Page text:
A couple of days later, Matt was taking a bath. I tried to get him to wash his hair. I put a little shampoo on the top of his head and said, "Matt, wash your hair," and showed him what I wanted him to do. He sat with his hands in the water and looked at me as if he didn't have a clue what I had just said. This went on for several repetitions, when in desperation, I said, "Matt, if you ever want to leave home and not have Momma always telling you what to do, you need to wash your own hair." That did it and he shampooed his hair for the very first time at age 21! Another validation that the P.A.T.H. captured Matt's dream for his future.

Matt left public school in 1996. For over a year, his father and I paid privately so that he could attend a community program two days a week. He wasn't especially happy there, but it was all we could do at the time. The program did allow Matt to get outside some and on those days, he seemed happiest. I was still dreaming of the perfect day for Matt. When he finally received funding through the Home and Community Based Medicaid Waiver, we were ecstatic! With that resource, he would be able to live in a home of his own and do something he enjoyed five days a week. It had been nearly a year and a half since he left public school and he seemed happy to be looking for his first home. We found an agency who hired staff to live with Matt and his roommate. Of course, when he moved out of our home, I missed him terribly. But I knew that Matt deserved to grow up and lead his own life, just as his brother had more than five years earlier.

Finding something for Matt to do during the day wasn't easy. Over the years, we worked with several providers and had staff that were to take Matt out to explore activities he might enjoy. Florida has had a supported employment program for persons with developmental disabilities for many years. Unfortunately, Matt just wasn't a good fit for that because he needed someone to be with him when he was out and away from his home. So we tried all sorts of combinations of activities and more staff than was good for him.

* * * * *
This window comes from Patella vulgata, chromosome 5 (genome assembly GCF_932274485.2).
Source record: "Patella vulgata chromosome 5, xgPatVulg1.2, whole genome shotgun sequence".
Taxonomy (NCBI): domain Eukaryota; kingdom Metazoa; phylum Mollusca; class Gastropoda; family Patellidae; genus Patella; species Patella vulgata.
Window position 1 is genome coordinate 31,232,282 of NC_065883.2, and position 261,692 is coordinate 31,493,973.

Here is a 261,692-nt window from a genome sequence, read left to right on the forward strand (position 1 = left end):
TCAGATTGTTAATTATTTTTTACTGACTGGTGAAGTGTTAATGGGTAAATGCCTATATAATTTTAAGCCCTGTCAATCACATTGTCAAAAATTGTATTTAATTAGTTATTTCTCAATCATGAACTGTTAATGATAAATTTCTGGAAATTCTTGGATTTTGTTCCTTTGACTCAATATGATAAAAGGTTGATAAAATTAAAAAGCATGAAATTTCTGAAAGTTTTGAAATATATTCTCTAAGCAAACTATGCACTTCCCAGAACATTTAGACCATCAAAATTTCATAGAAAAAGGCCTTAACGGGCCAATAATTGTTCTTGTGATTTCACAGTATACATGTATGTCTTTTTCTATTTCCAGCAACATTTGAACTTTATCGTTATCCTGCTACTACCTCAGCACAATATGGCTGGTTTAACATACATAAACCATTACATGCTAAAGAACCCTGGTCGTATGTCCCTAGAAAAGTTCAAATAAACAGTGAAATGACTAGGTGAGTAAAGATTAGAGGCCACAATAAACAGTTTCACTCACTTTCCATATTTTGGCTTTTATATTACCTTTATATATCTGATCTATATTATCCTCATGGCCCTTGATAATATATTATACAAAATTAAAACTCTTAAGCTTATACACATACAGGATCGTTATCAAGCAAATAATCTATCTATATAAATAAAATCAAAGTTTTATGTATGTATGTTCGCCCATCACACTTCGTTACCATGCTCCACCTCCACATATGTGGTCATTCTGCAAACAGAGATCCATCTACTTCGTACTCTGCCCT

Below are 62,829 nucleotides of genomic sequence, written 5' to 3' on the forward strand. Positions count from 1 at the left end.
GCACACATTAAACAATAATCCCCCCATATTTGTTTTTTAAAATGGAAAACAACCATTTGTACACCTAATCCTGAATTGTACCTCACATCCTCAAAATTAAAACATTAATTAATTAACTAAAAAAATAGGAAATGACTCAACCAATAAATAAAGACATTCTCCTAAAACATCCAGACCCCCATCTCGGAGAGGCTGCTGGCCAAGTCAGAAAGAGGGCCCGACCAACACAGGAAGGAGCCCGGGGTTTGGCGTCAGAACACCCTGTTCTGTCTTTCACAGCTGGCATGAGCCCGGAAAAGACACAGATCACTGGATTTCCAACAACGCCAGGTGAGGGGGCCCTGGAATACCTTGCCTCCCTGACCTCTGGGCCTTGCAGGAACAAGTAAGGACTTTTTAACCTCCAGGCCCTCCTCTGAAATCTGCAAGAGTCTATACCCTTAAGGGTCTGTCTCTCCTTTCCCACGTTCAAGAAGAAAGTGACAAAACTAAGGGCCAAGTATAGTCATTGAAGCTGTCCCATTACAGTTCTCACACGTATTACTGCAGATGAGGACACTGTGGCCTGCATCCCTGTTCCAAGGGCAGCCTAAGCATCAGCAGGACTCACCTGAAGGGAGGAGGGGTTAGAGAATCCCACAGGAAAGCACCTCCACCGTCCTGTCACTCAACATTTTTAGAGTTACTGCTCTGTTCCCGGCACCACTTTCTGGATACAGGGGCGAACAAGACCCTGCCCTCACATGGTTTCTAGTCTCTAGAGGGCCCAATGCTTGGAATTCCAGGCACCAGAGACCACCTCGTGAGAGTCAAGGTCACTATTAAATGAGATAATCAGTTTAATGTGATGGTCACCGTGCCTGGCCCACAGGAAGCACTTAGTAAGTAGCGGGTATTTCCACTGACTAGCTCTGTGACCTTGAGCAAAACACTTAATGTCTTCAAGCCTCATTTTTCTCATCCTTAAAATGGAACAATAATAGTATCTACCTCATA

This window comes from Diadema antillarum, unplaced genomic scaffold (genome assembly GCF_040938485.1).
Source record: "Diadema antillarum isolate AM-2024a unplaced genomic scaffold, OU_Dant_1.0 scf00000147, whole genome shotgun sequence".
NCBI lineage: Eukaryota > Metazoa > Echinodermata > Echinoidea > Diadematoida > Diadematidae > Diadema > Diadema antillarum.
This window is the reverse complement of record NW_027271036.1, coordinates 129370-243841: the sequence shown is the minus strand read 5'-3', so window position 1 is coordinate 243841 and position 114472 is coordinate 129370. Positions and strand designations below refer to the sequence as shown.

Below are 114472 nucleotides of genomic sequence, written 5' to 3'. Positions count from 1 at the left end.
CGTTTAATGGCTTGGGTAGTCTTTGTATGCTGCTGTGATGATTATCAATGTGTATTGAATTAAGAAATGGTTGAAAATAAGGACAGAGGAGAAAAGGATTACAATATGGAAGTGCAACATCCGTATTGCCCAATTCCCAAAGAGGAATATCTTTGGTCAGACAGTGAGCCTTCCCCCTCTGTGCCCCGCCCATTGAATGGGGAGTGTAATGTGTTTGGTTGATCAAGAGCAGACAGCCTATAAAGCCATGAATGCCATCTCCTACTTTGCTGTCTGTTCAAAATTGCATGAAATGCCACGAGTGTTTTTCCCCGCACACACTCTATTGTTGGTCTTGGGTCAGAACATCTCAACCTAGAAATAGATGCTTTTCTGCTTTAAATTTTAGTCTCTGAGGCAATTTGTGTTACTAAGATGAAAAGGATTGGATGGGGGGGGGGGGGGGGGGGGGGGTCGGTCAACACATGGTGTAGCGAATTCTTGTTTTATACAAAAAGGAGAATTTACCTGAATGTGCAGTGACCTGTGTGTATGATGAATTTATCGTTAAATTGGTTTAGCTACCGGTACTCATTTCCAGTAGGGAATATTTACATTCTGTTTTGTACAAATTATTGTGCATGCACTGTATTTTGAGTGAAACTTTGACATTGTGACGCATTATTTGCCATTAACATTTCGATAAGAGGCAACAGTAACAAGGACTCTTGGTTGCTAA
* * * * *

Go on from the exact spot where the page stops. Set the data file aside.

For a period of about a year we hired our daughter-in-law, Christina, to work with Matt at the barn where she kept her horses. He so enjoyed that and you could see the pride in his face. He learned to follow simple instructions and do some of the chores related to caring for horses. His favorite jobs were cleaning the water buckets, sweeping the barn and throwing hay to the horses. He was pretty good at pushing a wheelbarrow full of stall muck, too. Unfortunately, that experience ended when Michael and Christina moved more than an hour north of us. We spent years looking for something that gave him that same sense of pride, and sadly weren't very successful.


Matt has come home to live with us for short periods of time when there were problems with staffing his home. It was during one of those times, about three years ago, that his companion asked Joe and me if we would mind if Matt tried volunteering at the Bay Pines VA Hospital. Joe and I were intrigued and gave her the go ahead to try it out and see if it was a good experience for him. It was the best thing we could have done. Matt loves working with his "soldier men" and the men and women appreciate seeing him. We have been told by the medical staff and other volunteers what a wonderful asset he is. At his first awards banquet, a social worker told us that he had made a huge difference in the life of one veteran. This man rarely interacted with others. However, when Matt came in to see him, he talked to Matt and actually got a smile on his face.

Matt is always eager to go to work. Every morning, he asks his in-home support staff and friend, Sandie, if it is a work day, by signing "work" and pointing to his uniform shirt. He works five days each week at the VA hospital. He would go everyday if he could.


Congressman C.W. "Bill" Young formally thanked Matt for his service to the veterans. Our beautiful boy is forever honored in the May 20, 2013 Congressional Record. A copy of the text is below.



Matt has finally made a life that is beautiful and very meaningful to him. He rents a home in the community and shares it with the family he has made. Sandie and Kandie are his house-mates. They may work for him but they are more than staff. They are family in the truest sense of the word! Matt works by giving back to our veterans. It is the way he serves his country, just as his dad and brother have. For these reasons and others I am saddened as I watch what aging with Down syndrome is doing to his life.